In case you haven’t heard, Mike Babcock and Kyle Dubas are not on the same page. Or something.
Maybe all of this talk about the team’s off-ice problems are completely made up for clicks, or perhaps this team is actually at a more critical moment than most of us believe.
Personally I think things are somewhere in the middle; There are some disagreements over how the team is being run from both sides, there is tension, but the media (or even sites like this and people like me) will gladly weigh in and try to figure it out and put their spin on it.
Anyway, where is this all stemming from, you ask? Well, given the team has been in a hole the last couple weeks, there was a dark cloud circling on its own, but then some quotes got people’s attention and raised concerns of a rift between Babcock and management.
From 31 Thoughts after Toronto’s 3-0 shutout loss to Nashville (where the Leafs played pretty well in fact), Babcock had this to say:
“You’re supposed to build the best program you can, so you… don’t miss people. If you have enough, you don’t miss a beat and you just keep going. There’s other teams that have done a better job when different players are out than we have in keeping on going. That just tells you what state we’re at, and you just gotta keep adding better players.”
This quote was seen as a shot across the bow of management, suggesting Babcock believes they haven’t done enough to give him a chance to win. Of course this sent people into a frenzy of opinions like “How can he say that when he plays veterans like Hainsey and Marleau over skilled young players?” Both sides of that argument aren’t 100-percent wrong.
But aside from the team’s general make-up and speculation over their philosophies, where exactly have Babcock and Dubas been at odds this season?
“They did not agree on the backup-goalie choice. The GM didn’t want Justin Holl lost on waivers, but, until injuries forced it, the defenceman couldn’t get into the lineup. The coach clearly is uncomfortable with a smallish fourth line. And he had a jaw-dropping quote about the Jake Muzzin trade, noting his (then) roster of five left-handed shots, saying, “It’s not perfect — it’s what we got. It’s what was available and we’re going to make it work.””
These are all reasonable and somewhat expected disagreements, but do they really warrant serious talk about firing Babcock? And if somehow that nuclear option did happen after this season, who can step in and take over a contender in the most absurd market in hockey? It has to be an established option like Joel Quenneville, no? And if it is someone like him, do we even know what’s to gain there? Would a sixty-year-old like ‘Q’ do things so differently than Babcock?
Maybe I should have paid more attention to those good Hawks teams, because I have no idea. I do know one thing though…
Hiring Keefe right now is a no-go
There’s a segment of Leafs supporters constantly campaigning for Marlies coach Sheldon Keefe to take over the reins of the big club as soon as possible. Given Dubas’s long history with Keefe, this idea makes a lot of sense when it comes to having the general manager and coach on the same page, but I’d be floored if Toronto made that switch in the near future.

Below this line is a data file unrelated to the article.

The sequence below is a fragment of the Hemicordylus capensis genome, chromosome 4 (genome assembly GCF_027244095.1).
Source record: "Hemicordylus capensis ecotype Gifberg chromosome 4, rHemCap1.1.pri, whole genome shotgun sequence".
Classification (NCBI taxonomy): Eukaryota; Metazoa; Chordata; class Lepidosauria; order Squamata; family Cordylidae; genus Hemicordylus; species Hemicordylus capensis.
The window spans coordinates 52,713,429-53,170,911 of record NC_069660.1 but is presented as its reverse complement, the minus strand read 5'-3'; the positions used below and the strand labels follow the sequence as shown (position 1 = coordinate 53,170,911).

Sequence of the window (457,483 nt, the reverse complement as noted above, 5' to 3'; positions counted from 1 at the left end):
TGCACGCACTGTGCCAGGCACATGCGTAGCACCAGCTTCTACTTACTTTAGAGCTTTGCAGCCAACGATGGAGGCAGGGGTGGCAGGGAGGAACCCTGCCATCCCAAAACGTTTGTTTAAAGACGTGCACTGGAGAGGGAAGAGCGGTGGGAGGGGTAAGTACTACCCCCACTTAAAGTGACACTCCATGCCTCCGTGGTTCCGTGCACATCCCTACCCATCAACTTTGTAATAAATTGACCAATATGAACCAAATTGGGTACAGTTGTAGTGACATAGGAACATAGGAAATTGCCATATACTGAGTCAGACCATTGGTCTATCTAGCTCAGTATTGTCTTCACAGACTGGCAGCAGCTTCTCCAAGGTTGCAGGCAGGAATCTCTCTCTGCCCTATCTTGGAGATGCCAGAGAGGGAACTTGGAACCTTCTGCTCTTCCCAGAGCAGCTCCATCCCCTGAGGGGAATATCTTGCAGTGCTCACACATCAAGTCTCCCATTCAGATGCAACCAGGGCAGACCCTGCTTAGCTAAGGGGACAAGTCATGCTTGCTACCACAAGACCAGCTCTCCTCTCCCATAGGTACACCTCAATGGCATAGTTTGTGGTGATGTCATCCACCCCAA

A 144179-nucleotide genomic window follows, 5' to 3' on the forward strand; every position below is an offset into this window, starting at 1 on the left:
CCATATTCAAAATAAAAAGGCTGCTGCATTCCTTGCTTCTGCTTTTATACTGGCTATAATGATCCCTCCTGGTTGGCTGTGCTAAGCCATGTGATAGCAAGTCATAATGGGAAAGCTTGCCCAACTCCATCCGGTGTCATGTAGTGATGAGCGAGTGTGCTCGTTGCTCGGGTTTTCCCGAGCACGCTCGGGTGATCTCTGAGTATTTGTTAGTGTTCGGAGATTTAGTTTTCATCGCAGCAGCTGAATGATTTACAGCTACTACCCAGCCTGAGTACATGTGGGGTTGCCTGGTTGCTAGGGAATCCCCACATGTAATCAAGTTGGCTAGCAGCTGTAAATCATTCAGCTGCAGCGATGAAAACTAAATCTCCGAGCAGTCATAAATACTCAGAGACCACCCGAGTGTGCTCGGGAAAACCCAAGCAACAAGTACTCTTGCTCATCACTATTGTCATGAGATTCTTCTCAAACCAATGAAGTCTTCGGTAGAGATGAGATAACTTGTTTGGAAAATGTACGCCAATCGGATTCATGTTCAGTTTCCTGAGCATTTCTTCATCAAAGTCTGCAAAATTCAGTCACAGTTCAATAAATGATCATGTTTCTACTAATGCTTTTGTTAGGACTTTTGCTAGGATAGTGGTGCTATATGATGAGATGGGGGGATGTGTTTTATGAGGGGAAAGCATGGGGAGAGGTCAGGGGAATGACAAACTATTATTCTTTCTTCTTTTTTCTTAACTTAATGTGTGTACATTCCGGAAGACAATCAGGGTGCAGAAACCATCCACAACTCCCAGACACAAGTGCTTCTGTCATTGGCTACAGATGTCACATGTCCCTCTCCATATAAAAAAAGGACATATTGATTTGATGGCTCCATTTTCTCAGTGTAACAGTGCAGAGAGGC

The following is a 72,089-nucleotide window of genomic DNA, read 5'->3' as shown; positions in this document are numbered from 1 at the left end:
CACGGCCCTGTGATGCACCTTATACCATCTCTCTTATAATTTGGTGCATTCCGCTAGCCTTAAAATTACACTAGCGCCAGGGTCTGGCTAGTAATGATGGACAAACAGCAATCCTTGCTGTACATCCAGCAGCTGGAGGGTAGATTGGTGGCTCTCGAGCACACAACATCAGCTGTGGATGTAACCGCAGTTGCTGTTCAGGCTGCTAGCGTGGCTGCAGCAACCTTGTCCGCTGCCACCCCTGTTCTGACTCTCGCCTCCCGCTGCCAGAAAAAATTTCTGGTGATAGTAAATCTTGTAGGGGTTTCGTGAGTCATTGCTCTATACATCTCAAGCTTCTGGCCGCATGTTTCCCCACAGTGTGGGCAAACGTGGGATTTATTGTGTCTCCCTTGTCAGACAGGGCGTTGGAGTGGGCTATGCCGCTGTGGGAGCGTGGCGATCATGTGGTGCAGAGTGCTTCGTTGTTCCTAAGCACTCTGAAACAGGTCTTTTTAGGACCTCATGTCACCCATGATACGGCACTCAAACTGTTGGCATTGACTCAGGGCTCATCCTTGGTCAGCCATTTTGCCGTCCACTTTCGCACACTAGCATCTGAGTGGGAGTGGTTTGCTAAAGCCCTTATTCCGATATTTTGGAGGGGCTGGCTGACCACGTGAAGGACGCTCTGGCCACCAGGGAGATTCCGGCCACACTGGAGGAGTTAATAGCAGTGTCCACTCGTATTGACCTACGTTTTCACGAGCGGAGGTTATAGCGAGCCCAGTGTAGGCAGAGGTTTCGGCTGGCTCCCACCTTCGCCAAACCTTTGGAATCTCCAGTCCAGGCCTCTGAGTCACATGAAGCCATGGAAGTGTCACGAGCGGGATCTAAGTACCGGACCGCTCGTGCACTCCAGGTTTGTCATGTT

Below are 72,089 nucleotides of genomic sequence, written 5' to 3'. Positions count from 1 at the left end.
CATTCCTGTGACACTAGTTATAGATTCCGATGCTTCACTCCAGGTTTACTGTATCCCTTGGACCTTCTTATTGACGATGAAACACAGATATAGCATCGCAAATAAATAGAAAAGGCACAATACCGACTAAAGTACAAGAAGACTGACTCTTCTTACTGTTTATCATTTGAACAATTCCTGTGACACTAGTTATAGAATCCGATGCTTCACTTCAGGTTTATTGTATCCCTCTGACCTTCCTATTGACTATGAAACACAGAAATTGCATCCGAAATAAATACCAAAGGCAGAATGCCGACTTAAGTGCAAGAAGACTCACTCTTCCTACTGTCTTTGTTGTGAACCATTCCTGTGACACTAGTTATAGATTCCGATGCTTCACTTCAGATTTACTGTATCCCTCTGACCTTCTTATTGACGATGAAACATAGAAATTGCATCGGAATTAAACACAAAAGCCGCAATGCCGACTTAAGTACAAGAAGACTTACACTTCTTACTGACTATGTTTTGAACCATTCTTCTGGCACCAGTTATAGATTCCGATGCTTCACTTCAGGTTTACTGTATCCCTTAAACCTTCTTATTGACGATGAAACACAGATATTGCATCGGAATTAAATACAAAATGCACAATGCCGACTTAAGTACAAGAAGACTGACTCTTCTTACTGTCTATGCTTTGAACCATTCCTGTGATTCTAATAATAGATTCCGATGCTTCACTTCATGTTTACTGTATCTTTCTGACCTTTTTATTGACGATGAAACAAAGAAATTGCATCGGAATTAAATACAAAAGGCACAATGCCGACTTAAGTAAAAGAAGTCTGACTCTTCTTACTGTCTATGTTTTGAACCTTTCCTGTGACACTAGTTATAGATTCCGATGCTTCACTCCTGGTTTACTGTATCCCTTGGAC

Keefe might turn out to be a great NHL coach, and his success at the other levels suggests he can be. But Dubas firing arguably the most popular coach in Canadian history to plunk an unproven in the seat right away would be a monster risk for his own career.
In this world of ‘what ifs’, picture this: Toronto fizzles a bit down the stretch here and goes out to the Bruins in the first round. Babcock and Dubas have a falling out and the head coach is fired. Keefe is his replacement and then next year the Leafs’ results don’t improve much, they get 105 points or so and take on a good team like the Bruins or Lightning early in the playoffs, again. If Toronto loses that series, no matter how close, Dubas is then on the block to be fired because he decided to pay Mike Babcock millions of dollars to go away and replaced him with someone who couldn’t move the needle any further ahead. To fire Babcock in favour of Keefe right now is to risk the whole house coming down within a couple years. And while Dubas seems to be willing to be bold to see his vision of the team become reality, I don’t think he’s that bold.
Work it out
There’s this radical idea that, you know, Babcock just sticks around and all these personalities in management and the coaching staff earn their money and figure things out. Babcock is rightfully criticized for over-use of veterans and the like, but let’s keep in mind we’re arguing about things like the margins around Justin Holl vs. Ron Hainsey — it isn’t like he’s out there spiking the season to prove a point. Toronto’s personnel on the back end is not good, full stop.
Perhaps putting too much emphasis on handedness and experience are Babcock’s weak areas, but that isn’t anything catastrophic in terms of a divide in philosophy, and there are things management can do this summer to make it so these battles of which fringe NHLer should be playing more are doused. I mean, it seems like even the players themselves aren’t exactly enthusiastic about playing their off-hand side, so it isn’t that Babcock is just making up issues. Management needs to try like hell to move out dead weight this summer, make a priority of shoring up things on the right side, and go from there. If coaching does seem like a glaring issue after that, well, the hot seat will totally be warranted.
In the meantime, while this overall Babcock vs. Dubas situation does seem somewhat real, without question it at least partially stems from a fear of what’s going to happen against the Bruins next month. That goes from management to coaching, all the way down to the fans buying the tickets. Win four games there and we’ll see how the tone of the conversation changes.